The relationship between three dimensional human cephalic animation, audiences perception and emotional response

Student thesis: Doctoral Thesis


The creation of realistic and believable Three-Dimensional (3D) human characters continues to be an important goal for many modern 3D animators. However, the relationship between quality of 3D human animation and the way in which the audience responds is not yet understood. Since the audience's subjective judgement has implications for their perception and emotional response, it is important to find ways to address whether these are reported similarly by audiences. Moreover, the Uncanny Valley model, which describes a drop in believability as human-like characters become more realistic, assumes that the audience's perception would be affected by their emotional response. Therefore many 3D animators try to improve realism and believability so their 3D human animations cross over the Uncanny Valley.
This thesis explore a number of components of 3D human characters and proposes a new model. for better understanding the interplay between 3D human animation and the audience.
A review of the literature established that the audience's subjective feeling and emotional response are different aspects of audience perception, although both relate to their prior experience.
This new model establishes that 3D human character's Appearance and Movement properties could influence the audience's perception of visual realism, but they also interact with the Contextual properties, which may not match the audience's expectations.. These Contextual properties, including emotional expressions, are becoming increasingly important, especially when the 3D human characters are performing in a realistic context. Therefore this thesis investigated a number of factors influencing cephalic animation and perception of cephalic animation in 3D human characters.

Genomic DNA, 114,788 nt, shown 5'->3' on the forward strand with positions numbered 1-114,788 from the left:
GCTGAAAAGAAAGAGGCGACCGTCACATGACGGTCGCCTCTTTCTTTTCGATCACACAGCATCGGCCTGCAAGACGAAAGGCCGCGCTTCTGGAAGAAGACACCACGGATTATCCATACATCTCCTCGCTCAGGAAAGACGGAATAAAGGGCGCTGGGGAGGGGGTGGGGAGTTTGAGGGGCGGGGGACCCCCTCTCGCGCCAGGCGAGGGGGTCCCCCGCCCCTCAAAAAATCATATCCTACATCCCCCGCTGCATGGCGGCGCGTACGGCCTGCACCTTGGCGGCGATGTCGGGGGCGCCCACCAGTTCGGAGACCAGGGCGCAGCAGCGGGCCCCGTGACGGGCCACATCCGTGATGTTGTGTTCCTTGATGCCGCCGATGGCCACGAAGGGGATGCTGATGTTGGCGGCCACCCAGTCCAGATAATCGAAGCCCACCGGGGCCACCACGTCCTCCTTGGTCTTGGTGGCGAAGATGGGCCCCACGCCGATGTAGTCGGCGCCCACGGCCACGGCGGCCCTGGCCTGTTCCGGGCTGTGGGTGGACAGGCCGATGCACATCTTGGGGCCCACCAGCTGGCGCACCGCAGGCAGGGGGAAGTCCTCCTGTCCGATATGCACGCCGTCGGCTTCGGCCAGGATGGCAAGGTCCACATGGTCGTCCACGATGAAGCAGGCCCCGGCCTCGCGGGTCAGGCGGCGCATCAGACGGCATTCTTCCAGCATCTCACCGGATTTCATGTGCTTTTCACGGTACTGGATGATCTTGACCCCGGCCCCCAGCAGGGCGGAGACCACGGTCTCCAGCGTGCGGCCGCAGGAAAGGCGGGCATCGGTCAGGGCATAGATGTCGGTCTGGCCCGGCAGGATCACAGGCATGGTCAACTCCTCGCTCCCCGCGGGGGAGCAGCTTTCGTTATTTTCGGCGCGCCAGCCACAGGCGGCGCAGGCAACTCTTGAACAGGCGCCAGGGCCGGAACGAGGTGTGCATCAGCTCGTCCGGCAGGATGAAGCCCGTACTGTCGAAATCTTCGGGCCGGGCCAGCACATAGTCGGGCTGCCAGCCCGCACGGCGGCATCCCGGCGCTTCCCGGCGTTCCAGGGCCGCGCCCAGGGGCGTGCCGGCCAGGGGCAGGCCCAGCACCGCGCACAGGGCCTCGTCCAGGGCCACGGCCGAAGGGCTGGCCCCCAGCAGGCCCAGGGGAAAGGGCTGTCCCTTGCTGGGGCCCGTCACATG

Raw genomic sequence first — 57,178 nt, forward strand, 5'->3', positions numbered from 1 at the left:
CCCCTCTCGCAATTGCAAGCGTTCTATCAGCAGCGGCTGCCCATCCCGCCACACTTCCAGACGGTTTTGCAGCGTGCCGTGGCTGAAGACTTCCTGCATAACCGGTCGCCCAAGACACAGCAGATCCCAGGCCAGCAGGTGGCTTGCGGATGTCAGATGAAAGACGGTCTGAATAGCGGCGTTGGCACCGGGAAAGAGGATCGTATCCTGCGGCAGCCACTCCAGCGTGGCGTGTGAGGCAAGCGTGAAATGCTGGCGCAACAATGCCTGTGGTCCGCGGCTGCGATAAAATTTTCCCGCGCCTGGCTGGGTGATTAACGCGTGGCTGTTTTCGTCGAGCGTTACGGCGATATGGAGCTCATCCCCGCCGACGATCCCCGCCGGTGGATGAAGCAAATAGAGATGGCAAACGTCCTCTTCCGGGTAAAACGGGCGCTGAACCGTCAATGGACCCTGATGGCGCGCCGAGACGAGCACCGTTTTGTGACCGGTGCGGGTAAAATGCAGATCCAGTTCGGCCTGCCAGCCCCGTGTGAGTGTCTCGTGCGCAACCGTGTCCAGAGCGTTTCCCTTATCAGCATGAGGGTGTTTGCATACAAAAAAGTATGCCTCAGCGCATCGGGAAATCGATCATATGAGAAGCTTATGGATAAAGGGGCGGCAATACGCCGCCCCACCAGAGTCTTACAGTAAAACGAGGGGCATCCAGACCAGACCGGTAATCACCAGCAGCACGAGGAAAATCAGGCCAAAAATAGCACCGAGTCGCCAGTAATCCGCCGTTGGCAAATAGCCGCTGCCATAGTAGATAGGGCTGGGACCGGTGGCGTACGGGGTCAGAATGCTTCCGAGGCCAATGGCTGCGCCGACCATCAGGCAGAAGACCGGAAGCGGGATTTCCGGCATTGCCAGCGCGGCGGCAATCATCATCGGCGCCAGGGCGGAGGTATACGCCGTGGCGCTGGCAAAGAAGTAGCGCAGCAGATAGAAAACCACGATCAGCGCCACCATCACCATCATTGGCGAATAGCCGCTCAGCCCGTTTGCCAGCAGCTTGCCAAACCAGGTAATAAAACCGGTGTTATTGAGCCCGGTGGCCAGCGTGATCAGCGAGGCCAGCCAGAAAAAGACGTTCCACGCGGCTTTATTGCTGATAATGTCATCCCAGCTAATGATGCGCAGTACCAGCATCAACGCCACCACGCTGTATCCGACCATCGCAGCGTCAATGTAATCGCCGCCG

Empirical studies demonstrated that a dynamic displayed 3D human cephalic animation with speech can significantly affect the audience's subjective judgement, in terms of Eeriness, Believability and Actual Visual Realism. Further investigation demonstrated that there is a range of subcomponents of movements, which affect the audience's subjective judgement.Neck auxiliary, gaze behaviour and eye region all contributed to the audience perception and emotional response in different ways.
This thesis adds to this understanding and will facilitate 3D animators to create 3D human characters which can better influence the audience's subjective judgement. Moreover, this thesis suggests that there is more to understanding animated display than simply the display itself or the sum of its component parts.
Date of AwardMar 2016
Original languageEnglish
SupervisorRoger Eglin (Supervisor), Brett Stevens (Supervisor) & Wendy Powell (Supervisor)

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